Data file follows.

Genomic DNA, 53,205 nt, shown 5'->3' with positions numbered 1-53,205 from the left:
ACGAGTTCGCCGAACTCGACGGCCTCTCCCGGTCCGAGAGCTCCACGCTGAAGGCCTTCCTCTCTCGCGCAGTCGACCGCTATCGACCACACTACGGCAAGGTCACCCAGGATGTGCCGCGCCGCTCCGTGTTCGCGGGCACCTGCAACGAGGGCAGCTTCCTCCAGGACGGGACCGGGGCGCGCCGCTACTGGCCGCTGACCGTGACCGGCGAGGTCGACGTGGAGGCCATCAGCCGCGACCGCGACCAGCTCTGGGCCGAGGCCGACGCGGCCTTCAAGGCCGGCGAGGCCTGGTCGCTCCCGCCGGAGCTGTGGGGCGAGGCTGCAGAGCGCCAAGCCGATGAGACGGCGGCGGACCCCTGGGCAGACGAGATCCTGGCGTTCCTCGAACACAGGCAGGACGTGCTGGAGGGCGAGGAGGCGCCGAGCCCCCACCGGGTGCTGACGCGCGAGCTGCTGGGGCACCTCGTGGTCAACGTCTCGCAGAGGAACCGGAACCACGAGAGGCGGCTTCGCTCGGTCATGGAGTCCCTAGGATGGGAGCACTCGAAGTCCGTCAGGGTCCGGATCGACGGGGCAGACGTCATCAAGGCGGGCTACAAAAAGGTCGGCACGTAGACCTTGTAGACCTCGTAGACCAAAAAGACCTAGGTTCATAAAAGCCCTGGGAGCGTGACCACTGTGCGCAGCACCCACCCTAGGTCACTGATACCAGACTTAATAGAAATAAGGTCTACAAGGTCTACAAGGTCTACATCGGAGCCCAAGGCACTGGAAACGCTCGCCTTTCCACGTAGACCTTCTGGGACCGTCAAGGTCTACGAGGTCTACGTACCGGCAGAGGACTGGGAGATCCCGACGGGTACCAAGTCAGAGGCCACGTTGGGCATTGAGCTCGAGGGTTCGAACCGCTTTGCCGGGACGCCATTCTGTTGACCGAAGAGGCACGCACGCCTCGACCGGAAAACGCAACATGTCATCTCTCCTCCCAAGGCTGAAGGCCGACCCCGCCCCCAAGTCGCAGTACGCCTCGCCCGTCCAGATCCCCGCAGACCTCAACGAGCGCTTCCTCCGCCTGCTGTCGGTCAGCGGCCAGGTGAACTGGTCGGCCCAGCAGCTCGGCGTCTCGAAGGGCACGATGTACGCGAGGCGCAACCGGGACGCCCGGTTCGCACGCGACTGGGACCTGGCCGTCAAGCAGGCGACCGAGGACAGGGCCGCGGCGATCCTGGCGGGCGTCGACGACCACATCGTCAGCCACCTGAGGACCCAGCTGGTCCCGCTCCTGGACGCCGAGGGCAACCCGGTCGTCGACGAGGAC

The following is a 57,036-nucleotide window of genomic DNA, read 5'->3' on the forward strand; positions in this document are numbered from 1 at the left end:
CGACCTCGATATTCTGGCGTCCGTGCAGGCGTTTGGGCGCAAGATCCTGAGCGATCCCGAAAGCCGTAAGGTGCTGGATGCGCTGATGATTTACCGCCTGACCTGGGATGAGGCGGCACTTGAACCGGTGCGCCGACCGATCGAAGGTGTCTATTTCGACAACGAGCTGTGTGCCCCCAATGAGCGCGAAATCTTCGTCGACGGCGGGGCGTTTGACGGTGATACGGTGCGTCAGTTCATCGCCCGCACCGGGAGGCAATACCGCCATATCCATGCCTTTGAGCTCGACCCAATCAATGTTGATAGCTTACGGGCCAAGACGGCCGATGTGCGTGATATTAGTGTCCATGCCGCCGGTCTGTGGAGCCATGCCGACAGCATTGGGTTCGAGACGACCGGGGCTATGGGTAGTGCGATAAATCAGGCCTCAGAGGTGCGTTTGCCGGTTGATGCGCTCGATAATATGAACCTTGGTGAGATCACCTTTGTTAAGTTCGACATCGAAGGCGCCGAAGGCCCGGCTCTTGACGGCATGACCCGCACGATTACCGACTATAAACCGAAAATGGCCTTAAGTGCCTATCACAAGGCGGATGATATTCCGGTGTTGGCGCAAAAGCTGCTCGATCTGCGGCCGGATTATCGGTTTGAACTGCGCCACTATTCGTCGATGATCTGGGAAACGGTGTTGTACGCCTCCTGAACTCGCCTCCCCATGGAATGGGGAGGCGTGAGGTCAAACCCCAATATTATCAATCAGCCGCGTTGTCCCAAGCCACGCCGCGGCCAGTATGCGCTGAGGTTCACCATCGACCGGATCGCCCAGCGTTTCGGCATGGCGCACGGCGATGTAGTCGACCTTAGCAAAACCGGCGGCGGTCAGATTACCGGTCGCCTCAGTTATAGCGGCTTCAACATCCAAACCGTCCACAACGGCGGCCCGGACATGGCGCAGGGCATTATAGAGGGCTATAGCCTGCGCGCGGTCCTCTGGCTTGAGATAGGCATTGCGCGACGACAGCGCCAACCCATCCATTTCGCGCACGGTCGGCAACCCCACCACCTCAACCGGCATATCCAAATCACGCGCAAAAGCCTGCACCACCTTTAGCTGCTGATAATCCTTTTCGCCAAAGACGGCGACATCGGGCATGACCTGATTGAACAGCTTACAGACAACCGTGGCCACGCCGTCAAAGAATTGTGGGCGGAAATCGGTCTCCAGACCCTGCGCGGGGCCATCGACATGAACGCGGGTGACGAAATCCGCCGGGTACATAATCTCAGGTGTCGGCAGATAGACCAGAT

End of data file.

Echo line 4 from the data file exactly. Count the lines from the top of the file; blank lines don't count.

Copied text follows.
CGACCTCGATATTCTGGCGTCCGTGCAGGCGTTTGGGCGCAAGATCCTGAGCGATCCCGAAAGCCGTAAGGTGCTGGATGCGCTGATGATTTACCGCCTGACCTGGGATGAGGCGGCACTTGAACCGGTGCGCCGACCGATCGAAGGTGTCTATTTCGACAACGAGCTGTGTGCCCCCAATGAGCGCGAAATCTTCGTCGACGGCGGGGCGTTTGACGGTGATACGGTGCGTCAGTTCATCGCCCGCACCGGGAGGCAATACCGCCATATCCATGCCTTTGAGCTCGACCCAATCAATGTTGATAGCTTACGGGCCAAGACGGCCGATGTGCGTGATATTAGTGTCCATGCCGCCGGTCTGTGGAGCCATGCCGACAGCATTGGGTTCGAGACGACCGGGGCTATGGGTAGTGCGATAAATCAGGCCTCAGAGGTGCGTTTGCCGGTTGATGCGCTCGATAATATGAACCTTGGTGAGATCACCTTTGTTAAGTTCGACATCGAAGGCGCCGAAGGCCCGGCTCTTGACGGCATGACCCGCACGATTACCGACTATAAACCGAAAATGGCCTTAAGTGCCTATCACAAGGCGGATGATATTCCGGTGTTGGCGCAAAAGCTGCTCGATCTGCGGCCGGATTATCGGTTTGAACTGCGCCACTATTCGTCGATGATCTGGGAAACGGTGTTGTACGCCTCCTGAACTCGCCTCCCCATGGAATGGGGAGGCGTGAGGTCAAACCCCAATATTATCAATCAGCCGCGTTGTCCCAAGCCACGCCGCGGCCAGTATGCGCTGAGGTTCACCATCGACCGGATCGCCCAGCGTTTCGGCATGGCGCACGGCGATGTAGTCGACCTTAGCAAAACCGGCGGCGGTCAGATTACCGGTCGCCTCAGTTATAGCGGCTTCAACATCCAAACCGTCCACAACGGCGGCCCGGACATGGCGCAGGGCATTATAGAGGGCTATAGCCTGCGCGCGGTCCTCTGGCTTGAGATAGGCATTGCGCGACGACAGCGCCAACCCATCCATTTCGCGCACGGTCGGCAACCCCACCACCTCAACCGGCATATCCAAATCACGCGCAAAAGCCTGCACCACCTTTAGCTGCTGATAATCCTTTTCGCCAAAGACGGCGACATCGGGCATGACCTGATTGAACAGCTTACAGACAACCGTGGCCACGCCGTCAAAGAATTGTGGGCGGAAATCGGTCTCCAGACCCTGCGCGGGGCCATCGACATGAACGCGGGTGACGAAATCCGCCGGGTACATAATCTCAGGTGTCGGCAGATAGACCAGAT